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23 hours ago in Genomics, Medicine, and Pseudoscience

I think a much better scoring method would be to use a

ReplyDeleteposition weight matrix(PWM). There's a short (not well-written) introduction to PWMs on Wikipedia.The basic procedure goes like this:

1. Get a high-confidence (experimentally-validated) set of USS 10-base core sequences.

2. Line them up below one another; for instance the 4 sequences from your figure in fasta format would look like:

>seq1

AAAGTGCGGT

>seq2

AACGTGCGTA

>seq3

TACGCAGGTA

>seq4

TGCACAGCTA

3. Calculate a frequency matrix from the alignment; this looks like the first table in your figure, but it's better if the rows are bases ACGT and the columns are positions 1-10 in the motif.

4. Now you want to convert the frequencies to weights. One formula to do this is:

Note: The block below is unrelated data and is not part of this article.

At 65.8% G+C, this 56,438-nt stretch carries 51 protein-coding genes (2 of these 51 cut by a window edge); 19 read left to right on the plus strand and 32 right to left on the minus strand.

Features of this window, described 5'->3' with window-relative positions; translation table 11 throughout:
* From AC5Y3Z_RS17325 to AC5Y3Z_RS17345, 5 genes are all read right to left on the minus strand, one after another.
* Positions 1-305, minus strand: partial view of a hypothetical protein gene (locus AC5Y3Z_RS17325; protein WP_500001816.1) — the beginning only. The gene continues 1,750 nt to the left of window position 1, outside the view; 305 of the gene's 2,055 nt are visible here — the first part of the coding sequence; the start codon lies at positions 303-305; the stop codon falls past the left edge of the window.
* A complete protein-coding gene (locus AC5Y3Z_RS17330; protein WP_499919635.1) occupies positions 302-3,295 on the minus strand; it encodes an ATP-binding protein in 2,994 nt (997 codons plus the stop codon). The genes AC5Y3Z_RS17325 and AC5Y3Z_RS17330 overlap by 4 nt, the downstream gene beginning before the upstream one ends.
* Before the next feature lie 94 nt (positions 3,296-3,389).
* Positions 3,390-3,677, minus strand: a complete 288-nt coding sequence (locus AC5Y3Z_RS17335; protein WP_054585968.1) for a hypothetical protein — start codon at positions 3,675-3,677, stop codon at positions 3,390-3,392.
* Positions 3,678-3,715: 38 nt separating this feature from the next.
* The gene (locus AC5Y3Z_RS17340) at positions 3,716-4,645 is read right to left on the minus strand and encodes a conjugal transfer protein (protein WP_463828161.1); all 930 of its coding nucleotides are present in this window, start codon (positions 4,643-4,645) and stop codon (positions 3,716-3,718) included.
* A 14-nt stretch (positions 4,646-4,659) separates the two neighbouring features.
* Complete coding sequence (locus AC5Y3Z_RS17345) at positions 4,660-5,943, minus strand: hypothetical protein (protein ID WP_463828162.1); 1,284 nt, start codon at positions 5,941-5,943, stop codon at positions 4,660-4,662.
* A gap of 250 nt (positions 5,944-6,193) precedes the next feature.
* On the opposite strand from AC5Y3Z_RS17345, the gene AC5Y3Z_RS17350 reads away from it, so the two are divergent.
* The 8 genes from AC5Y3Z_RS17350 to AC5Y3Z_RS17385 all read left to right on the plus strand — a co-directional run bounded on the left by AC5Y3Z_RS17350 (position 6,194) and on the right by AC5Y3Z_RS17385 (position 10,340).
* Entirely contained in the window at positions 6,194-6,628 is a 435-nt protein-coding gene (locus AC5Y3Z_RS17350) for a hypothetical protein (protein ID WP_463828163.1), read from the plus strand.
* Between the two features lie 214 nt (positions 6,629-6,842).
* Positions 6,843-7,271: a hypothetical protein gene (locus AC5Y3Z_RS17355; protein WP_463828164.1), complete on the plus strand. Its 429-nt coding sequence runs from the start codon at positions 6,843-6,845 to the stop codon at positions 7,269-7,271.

W(

b,i) = ( F(b,i) + sqrt(N)/4 ) / ( N + sqrt(N) ) / p(b) / log(2)where F(b,i) is the frequency of base b in column i; N is the number of sequences (= column sum); p(

b) is the background frequency of the base (which you might estimate as 0.25 or the frequency in the genome); sqrt(N)/4 and sqrt(N) are "pseudocounts" (just statistical corrections of frequency).Sorry, Blogger comments are not designed for equations!

Since you know that some bases are more important than others with respect to uptake, you might want to devise your own weighting scheme too. For instance if column 9 had 10 times the effect on uptake of any other column, you might multiply its weight x10; but you would need a relative scheme that weighted all columns accordingly.

5. Now it's just a case of scanning a query sequence 10 bases at a time and summing the weights across each 10-base window to obtain a score. You may want to convert to a relative score (such as 0-100) using (score - minimum score)/(maximum score - minimum score).

There is an excellent tutorial on PWMs from the Davuluri group available as a PDF. The relevant slides are 14-17.

This article: The statistical significance of nucleotide position-weight matrix matches and the citations on that page (at the bottom) are also a good introduction to the topic.

There are also quite a few software packages that can calculate matrices given alignments, such as the prophet + profit tools in EMBOSS.